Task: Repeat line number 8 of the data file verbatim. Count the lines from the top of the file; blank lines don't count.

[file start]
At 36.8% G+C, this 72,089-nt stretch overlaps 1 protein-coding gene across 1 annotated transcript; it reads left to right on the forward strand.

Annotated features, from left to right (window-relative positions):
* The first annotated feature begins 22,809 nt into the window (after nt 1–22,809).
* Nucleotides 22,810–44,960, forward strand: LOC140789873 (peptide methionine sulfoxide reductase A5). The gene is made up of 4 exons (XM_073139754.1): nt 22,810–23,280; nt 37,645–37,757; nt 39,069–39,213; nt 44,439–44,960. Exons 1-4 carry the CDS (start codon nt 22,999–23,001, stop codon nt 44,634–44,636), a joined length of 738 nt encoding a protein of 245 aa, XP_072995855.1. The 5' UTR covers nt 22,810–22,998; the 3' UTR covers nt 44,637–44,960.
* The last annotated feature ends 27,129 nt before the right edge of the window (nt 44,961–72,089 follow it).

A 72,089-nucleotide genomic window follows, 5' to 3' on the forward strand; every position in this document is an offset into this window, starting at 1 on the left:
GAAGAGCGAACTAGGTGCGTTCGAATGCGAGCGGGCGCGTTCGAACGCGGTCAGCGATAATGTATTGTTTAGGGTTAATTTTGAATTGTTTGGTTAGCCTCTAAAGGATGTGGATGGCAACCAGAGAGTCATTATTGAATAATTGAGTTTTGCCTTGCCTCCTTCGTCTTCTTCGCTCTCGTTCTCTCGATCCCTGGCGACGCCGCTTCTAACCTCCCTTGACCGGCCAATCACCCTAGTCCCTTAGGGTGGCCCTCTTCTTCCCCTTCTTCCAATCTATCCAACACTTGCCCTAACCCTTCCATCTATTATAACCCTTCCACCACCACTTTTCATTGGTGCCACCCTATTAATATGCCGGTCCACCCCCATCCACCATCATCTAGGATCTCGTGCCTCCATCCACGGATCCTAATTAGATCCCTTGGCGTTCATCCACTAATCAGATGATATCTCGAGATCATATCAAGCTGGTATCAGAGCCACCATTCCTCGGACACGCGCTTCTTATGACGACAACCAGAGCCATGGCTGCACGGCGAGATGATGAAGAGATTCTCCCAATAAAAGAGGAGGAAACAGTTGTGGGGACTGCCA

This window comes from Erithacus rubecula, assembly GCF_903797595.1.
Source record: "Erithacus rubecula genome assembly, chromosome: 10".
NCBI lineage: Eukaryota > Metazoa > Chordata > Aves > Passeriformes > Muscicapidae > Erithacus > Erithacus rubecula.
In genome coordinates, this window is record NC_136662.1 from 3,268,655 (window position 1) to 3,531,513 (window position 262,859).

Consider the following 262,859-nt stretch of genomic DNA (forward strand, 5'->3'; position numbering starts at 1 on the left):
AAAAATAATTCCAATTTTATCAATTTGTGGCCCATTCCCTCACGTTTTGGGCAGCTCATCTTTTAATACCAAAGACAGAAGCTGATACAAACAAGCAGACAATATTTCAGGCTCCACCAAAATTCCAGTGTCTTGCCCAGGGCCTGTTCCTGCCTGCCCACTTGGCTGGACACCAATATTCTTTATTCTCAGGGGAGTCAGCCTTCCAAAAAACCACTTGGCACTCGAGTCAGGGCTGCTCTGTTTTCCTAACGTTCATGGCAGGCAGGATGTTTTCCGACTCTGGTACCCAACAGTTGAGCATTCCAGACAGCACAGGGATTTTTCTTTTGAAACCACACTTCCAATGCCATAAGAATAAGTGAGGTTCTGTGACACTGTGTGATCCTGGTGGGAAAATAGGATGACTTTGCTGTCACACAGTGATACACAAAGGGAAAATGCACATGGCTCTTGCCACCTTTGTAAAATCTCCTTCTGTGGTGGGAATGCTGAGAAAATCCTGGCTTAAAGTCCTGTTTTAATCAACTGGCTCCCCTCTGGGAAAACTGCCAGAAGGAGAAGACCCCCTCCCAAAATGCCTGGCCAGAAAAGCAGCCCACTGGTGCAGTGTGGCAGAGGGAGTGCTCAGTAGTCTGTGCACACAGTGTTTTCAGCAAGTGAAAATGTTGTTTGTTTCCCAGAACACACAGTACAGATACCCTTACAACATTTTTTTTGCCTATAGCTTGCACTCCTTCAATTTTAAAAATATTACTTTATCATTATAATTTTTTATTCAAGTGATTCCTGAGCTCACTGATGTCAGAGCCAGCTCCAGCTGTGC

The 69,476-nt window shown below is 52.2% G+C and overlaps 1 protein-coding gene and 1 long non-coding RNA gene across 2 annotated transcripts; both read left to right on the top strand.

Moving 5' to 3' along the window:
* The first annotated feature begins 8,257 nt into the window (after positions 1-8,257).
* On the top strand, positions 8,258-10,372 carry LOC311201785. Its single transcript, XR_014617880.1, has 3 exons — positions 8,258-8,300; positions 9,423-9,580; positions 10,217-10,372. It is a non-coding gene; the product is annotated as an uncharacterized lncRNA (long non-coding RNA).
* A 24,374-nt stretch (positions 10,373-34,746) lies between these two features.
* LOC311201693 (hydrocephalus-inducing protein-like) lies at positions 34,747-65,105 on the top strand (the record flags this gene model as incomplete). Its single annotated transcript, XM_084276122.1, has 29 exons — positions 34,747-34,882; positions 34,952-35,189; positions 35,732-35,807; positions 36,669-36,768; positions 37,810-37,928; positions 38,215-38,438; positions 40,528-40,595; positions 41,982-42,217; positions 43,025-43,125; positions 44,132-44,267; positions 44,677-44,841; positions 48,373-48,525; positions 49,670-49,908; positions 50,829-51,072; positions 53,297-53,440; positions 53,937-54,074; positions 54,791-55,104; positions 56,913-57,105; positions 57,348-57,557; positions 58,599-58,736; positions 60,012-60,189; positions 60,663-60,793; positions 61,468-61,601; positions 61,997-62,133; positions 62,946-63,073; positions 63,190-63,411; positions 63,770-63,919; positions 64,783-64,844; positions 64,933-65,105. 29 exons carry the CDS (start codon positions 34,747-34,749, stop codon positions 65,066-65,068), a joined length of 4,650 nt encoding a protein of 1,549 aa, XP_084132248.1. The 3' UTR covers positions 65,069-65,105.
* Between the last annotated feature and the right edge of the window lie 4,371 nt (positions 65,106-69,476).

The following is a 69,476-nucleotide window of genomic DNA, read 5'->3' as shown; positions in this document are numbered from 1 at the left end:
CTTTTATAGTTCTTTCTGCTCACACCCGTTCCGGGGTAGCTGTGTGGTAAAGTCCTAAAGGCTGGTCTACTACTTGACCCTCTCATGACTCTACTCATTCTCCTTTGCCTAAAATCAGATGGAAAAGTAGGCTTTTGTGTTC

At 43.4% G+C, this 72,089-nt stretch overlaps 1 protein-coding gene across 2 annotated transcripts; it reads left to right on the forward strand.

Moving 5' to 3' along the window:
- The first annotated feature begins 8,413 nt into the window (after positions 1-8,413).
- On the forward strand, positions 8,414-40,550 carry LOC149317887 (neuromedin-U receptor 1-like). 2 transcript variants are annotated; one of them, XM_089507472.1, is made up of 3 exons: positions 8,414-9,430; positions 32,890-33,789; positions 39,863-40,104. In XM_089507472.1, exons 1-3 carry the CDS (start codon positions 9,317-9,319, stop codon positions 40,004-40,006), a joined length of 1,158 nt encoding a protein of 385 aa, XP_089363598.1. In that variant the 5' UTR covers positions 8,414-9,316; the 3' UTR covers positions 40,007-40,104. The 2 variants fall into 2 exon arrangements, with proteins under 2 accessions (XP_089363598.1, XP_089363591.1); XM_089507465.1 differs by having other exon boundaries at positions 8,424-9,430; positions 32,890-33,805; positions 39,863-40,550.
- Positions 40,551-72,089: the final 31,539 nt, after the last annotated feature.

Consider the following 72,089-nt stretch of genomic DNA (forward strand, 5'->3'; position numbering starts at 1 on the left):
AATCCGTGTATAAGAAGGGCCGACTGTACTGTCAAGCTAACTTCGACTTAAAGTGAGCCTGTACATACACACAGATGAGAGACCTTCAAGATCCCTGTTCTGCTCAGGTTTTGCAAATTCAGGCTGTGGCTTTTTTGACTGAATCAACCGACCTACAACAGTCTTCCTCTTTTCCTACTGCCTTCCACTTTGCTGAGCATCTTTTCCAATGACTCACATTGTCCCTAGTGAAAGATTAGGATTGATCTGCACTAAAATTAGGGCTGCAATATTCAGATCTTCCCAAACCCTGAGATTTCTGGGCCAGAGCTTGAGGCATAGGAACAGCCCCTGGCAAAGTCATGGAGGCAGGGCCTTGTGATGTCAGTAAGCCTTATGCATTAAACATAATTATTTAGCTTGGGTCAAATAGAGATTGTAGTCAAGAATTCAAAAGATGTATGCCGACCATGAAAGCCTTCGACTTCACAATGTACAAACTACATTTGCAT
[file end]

This window comes from Erithacus rubecula, assembly GCF_903797595.1.